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Re: Big Picture

From: "Mark Wilson" <mark(at)mediasculpt(dot)com>
To: <kenzo(at)kennethambrose(dot)com>, <pgsql-novice(at)postgresql(dot)org>
Subject: Re: Big Picture
Date: 2002-10-23 02:12:45
Message-ID: 00e401c27a39$b216abf0$3301a8c0@merl (view raw or flat)
Thread:
Lists: pgsql-novice
> Hi,
>  I think the definitions you describe below for application vs. business
> logic are maybe not quite rigourous enough for me to try and use in the
> workplace. But I am a database guy, I confess I like the idea of rules in
> the db. However there are always trade-offs.
>
>   My general thinking is that one fundamental concept of RDBMS is data
> _independance_ from applications (if I understand Dr. Codd correctly).
This
> faciliates the _same_ data to be used effectively and safely by many
> different applications over the lifetime of the enterprise.  So if
> additional code in the database reduces the effectiveness with which data
> can be shared among different applications in the enterprise, at that
point
> I would advocate for that code to be somewhere else (assuming that code
> doesn't risk "nonsense" data).
I'm not really sure what your're saying here.  But on reason for putting
business logic rules in the database is that it ensures that all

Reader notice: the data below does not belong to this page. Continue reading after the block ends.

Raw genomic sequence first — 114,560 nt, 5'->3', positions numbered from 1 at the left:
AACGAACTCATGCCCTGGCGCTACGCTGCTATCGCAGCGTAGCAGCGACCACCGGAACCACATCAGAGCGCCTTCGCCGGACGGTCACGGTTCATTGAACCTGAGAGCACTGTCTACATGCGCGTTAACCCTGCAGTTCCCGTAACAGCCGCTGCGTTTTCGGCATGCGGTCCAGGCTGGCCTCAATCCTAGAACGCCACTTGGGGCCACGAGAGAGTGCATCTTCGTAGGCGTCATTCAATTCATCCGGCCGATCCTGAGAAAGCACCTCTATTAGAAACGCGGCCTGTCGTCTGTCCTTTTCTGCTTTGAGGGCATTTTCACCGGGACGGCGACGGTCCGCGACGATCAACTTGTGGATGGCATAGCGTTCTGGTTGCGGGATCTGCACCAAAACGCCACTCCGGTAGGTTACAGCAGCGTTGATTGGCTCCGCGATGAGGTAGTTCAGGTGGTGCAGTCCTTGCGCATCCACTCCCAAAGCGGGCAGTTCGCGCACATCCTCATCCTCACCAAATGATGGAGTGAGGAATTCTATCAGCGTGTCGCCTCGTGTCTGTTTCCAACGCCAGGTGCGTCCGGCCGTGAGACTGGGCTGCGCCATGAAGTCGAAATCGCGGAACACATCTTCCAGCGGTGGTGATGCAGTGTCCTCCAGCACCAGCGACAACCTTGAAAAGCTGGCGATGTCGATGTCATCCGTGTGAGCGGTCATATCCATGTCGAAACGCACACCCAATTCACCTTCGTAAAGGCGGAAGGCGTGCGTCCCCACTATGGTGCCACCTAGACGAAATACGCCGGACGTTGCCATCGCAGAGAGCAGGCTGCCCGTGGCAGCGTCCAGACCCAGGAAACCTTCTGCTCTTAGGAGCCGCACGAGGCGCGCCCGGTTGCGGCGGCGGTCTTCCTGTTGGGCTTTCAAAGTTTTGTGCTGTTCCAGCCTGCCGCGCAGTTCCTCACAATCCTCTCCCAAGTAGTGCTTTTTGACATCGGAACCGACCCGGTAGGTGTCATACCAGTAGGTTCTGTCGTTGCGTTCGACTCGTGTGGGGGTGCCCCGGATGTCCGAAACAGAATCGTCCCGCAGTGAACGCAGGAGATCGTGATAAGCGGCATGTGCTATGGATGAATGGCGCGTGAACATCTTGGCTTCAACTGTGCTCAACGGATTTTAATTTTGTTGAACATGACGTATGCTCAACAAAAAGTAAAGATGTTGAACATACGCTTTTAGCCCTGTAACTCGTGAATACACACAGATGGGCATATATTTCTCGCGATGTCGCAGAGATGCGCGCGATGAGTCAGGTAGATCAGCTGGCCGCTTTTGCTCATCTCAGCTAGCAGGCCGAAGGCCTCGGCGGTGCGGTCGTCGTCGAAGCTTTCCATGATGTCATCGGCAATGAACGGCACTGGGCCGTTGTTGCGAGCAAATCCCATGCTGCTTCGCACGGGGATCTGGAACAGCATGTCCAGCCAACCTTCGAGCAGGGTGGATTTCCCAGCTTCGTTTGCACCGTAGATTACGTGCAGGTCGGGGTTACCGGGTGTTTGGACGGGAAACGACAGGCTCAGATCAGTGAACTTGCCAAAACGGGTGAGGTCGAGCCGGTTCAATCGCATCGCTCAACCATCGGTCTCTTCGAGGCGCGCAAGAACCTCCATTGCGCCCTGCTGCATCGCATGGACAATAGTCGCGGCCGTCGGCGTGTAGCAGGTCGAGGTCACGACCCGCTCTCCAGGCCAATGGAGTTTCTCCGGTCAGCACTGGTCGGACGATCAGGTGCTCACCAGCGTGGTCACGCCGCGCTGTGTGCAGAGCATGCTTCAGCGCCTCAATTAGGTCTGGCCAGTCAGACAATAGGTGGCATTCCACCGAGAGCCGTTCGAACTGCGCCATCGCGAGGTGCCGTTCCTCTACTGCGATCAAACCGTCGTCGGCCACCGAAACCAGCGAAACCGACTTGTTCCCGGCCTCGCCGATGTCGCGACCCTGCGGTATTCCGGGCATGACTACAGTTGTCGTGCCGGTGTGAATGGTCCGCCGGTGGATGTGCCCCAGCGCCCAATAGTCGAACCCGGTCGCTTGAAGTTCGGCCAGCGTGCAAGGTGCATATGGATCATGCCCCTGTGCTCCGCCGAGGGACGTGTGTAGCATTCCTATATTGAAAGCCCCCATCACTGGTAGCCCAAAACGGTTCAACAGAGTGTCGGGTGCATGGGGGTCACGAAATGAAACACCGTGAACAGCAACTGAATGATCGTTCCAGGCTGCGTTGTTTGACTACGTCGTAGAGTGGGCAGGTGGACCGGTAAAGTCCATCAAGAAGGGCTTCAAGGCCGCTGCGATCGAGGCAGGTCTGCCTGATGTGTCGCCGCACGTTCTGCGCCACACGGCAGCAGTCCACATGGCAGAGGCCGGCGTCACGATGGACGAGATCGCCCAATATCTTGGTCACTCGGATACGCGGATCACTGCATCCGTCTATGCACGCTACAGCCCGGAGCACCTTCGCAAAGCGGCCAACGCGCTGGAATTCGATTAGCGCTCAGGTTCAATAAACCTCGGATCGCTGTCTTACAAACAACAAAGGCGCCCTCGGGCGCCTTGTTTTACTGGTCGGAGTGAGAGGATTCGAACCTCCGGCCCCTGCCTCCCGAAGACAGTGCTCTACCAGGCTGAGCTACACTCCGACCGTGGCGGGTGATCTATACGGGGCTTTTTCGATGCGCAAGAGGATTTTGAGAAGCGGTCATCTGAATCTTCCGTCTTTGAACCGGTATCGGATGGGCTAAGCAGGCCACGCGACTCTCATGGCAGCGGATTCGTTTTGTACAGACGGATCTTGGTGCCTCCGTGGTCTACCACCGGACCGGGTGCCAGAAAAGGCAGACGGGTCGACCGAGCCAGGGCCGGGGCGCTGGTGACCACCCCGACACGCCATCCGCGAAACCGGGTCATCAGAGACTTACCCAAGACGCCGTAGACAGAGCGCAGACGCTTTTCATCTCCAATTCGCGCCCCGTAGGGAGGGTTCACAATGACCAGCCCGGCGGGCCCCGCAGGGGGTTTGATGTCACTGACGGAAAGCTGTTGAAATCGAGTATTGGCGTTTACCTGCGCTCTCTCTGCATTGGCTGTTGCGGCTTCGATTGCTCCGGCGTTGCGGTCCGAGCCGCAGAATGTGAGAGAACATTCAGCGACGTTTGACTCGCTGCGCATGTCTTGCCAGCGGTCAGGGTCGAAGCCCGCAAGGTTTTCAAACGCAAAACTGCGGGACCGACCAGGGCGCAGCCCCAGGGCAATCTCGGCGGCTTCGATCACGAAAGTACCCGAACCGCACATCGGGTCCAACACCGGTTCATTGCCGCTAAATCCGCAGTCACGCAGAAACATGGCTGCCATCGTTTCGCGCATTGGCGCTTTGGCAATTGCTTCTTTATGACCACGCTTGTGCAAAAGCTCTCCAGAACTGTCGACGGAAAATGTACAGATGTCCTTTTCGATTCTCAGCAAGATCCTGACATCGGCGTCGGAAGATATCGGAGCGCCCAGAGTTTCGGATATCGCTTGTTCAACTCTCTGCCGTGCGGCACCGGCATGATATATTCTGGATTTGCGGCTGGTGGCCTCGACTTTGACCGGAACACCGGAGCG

applications do the same thing.  For example, suppose you have two entities,
and wish to assign them together.  This may entail putting entries in
assignment tables, setting fields to initialise the start of the
relationship etc.  Putting this business logic in the database and only
providing an assign_a_to_b function (rather than direct insert access on the
tables) ensures that all applications correctly assign the two things.  It's
usually more efficient too if multiple tables are affected.

> Also certain rules will tend to have high liklihood of change over the
> lifetime of an enterprise, and certain rules are extremely unlikely to
ever
> change.  That is another criteria I use for the decision.  I do not like
the
> idea of having to change the most critical code in the enterprise any more
> than is absolutely neccesary.  Ask the business people, domain experts, or
> stake-holders- "will this rule ever change?" and "what is the likelihood
> that the rule will ever change?" The answers to those questions would
> provide clues where the code should live. If it is likely to change, I
would
> think it should not be in the DB...
Actually, I would stored these 'configurable' rules in the database, but
rather than hardcode the whole rule into a function, stored the 'variable'
components in a table.  But of course that presumes that you know what the
future change will be..

Mark





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